That being said, Dorado’s mind reading skills picked up as the show went on.  His spirits and energy picked up in direct correlation as his effects began to have more successful results.  By the time he managed to correctly determine two pieces of meaningful information thought up by two different participants, he had fully regained his enthusiastic energy and the audience’s wonder.  His early errors did have the beneficial side effect of making his later successes appear that little bit more impressive in contrast.

Once Dorado had gotten his mind reading back on track, his exuberant stage presence was able to shine.  All of Dorado’s audience participants—although perhaps especially his later participants, who he was better able to read—were made to feel welcome on his stage.  Dorado likes to get physically close with his participants of all genders, but his mannerisms make this playful and nonthreatening.

Dorado’s show was a mixed Experience on the evening that it was reviewed.  He could not consistently back up his requests for applause from the audience with solid magic, or even consistent showmanship.  However, if the latter half of his show is any indication, he does have the potential for a much better performance.

 

More information on Dino Dorado and his performance dates can be found here

BRANDON BARRETT: BRAIN ACCESS

Brandon Barrett is easily the youngest performer to be reviewed by this publication so far.  His initiative in taking the step of putting on an hour long Fringe show at such a young age in pursuit of his goal of working as a magician is admirable.  Brain Access certainly has its high points.  It is clear that Barrett has done his research by attending more established magicians’ shows—perhaps at times too clear, as some aspects of his performance feel a little bit too much like an imitation of other performers.  Nevertheless Barrett shows promise as a budding comedy magician.

The playful first trick sets the tone for Barrett’s show.  He simultaneously impresses the audience with his trick while joking about their expectations.  Barrett performs other tricks with character as well, including a mind reading trick that integrates his set design.  His finale is non-magical but dramatic, and features an interesting degree of audience participation, as Barrett allows an audience member to choose the soundtrack for his last effect.

Barrett describes himself as a comic magician, and he endeavors to give near equal stage time to his comedy performance as his magic tricks.  This often works to his advantage, as he has a lot of great comedy material, but he does joke an awful lot about his young age.  His emphasis on his age does have the perhaps desired effect of impressing the audience with his accomplishments relative to his youth, but as he belabors the point so frequently it becomes unwelcome.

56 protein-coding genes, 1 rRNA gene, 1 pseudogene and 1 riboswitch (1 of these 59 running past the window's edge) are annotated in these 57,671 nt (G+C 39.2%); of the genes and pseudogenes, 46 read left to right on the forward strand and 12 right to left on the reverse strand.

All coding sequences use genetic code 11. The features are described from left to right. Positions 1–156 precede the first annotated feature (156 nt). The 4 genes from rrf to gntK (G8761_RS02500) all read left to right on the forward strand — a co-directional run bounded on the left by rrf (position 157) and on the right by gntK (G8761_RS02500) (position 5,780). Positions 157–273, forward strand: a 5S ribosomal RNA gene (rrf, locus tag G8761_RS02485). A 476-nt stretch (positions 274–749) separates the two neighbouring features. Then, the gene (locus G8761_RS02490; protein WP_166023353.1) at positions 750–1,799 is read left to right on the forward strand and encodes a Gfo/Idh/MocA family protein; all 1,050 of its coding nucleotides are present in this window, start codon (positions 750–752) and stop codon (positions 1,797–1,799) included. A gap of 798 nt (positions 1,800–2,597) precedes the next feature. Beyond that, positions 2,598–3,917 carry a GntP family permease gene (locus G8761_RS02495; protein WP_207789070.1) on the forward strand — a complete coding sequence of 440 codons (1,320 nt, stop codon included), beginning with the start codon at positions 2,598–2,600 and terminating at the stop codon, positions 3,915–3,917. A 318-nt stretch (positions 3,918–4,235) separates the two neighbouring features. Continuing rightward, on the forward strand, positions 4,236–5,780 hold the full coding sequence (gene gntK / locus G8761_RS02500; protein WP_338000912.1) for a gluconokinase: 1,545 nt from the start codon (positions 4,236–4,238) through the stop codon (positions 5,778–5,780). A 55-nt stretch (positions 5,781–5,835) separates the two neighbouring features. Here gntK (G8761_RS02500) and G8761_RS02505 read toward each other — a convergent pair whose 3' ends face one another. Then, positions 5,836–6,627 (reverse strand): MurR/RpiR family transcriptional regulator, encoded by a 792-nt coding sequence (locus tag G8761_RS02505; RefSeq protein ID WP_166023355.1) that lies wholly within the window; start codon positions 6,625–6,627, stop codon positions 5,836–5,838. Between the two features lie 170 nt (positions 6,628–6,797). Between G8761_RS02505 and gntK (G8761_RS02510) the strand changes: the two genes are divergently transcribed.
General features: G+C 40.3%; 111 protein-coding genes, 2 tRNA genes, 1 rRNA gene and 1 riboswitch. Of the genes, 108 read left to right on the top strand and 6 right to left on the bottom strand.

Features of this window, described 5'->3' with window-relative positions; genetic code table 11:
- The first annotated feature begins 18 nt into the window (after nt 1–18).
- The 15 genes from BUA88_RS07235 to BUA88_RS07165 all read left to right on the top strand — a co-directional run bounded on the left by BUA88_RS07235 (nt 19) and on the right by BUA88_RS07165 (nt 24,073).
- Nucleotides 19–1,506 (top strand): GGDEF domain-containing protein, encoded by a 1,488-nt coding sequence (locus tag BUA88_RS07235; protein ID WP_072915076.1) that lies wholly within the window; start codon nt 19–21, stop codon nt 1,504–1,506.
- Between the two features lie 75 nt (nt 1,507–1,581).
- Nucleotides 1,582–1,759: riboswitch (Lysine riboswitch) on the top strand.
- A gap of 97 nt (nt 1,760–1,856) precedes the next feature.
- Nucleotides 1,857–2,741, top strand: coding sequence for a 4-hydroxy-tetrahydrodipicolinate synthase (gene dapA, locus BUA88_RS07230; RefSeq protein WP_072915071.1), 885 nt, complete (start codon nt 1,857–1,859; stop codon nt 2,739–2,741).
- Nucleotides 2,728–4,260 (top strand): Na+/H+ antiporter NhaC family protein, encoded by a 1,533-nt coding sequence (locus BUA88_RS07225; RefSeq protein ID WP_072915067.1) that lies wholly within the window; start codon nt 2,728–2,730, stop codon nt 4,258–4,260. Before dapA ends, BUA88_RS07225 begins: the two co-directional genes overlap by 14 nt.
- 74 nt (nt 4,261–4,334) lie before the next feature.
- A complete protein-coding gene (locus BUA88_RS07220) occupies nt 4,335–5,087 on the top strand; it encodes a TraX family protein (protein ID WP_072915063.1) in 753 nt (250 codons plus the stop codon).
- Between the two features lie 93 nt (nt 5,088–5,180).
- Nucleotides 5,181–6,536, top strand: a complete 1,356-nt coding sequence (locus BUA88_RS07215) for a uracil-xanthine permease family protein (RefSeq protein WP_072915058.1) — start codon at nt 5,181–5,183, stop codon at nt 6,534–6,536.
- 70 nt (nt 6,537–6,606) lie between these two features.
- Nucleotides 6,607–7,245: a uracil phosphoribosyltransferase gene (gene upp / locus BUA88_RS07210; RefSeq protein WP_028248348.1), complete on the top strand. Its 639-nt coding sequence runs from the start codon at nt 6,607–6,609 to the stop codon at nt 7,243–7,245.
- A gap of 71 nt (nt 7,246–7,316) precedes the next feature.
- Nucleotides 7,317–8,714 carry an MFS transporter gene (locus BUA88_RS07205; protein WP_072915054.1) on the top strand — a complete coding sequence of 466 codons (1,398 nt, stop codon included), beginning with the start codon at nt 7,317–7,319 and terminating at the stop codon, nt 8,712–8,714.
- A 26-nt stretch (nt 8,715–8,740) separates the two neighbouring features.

In terms of magic, Barrett unfortunately has enough issues with his sleight of hand that the frequency of the props peeking out at the wrong moments is distracting.  Additionally, some of his mannerisms come across as forced.  It is clear that he is still working on his style.  However, these flaws are completely understandable given his age and level of experience.

While Barrett’s Brain Access has its flaws, these all come across as experience-based issues that a young magician like Barrett should have plenty of time to remedy.  Both his magical skills and performance persona would benefit from additional work.  But Barrett is on the right track, as getting out in front of a crowd is the best way to get this practice.

 

More information on Brandon Barrett and his performance dates can be found here

HOME

Geoff Sobelle’s Home defies categorization—it makes such excellent use of a variety of performance art genres and influences to make its point. Most interesting, and perhaps most relevant to this review site, is the evident magical influences. Many of the most obviously magical effects are used to add charming moments of humor, and even beyond these it makes original use of magic tropes. Any plot to Home is more of a suggestion or theme than a storyline, as its purpose does not seem to be to tell a traditional story, but to convey a feeling of Home-ness to the audience.

The motif of disappearing and reappearing dominates the first section of Home. This appears as a sort of larger scale of a magician’s sleight of hand. Instead of playing cards disappearing, reappearing, or suddenly changing identity, it is the human actors doing those things. This illustrates a central message of Home, that while a house might stand for generations, the people who would call it a home are in comparison constantly changing.

A second main segment of Home is instead monopolized by that classic component of magic shows, random audience member participation. The audience members who are brought up on stage are well taken care of. The nature of the performance allows the actors to give the participants instructions without distracting the rest of the audience from the show. By the end of this scene there are so many members of the audience up on stage, and the participation has extended so far into the seated masses, that it is as if Sobelle has welcomed the entire audience into his house party.

It is worth mentioning the primary set piece used in the production. Home is a multifaceted piece of performance art, and a key aspect of that is the house that the majority of the action is set within. It is an incredibly elegant and precise construction. The house set is so perfectly suited for the choreography of the performance, it is clearly a very well thought through design.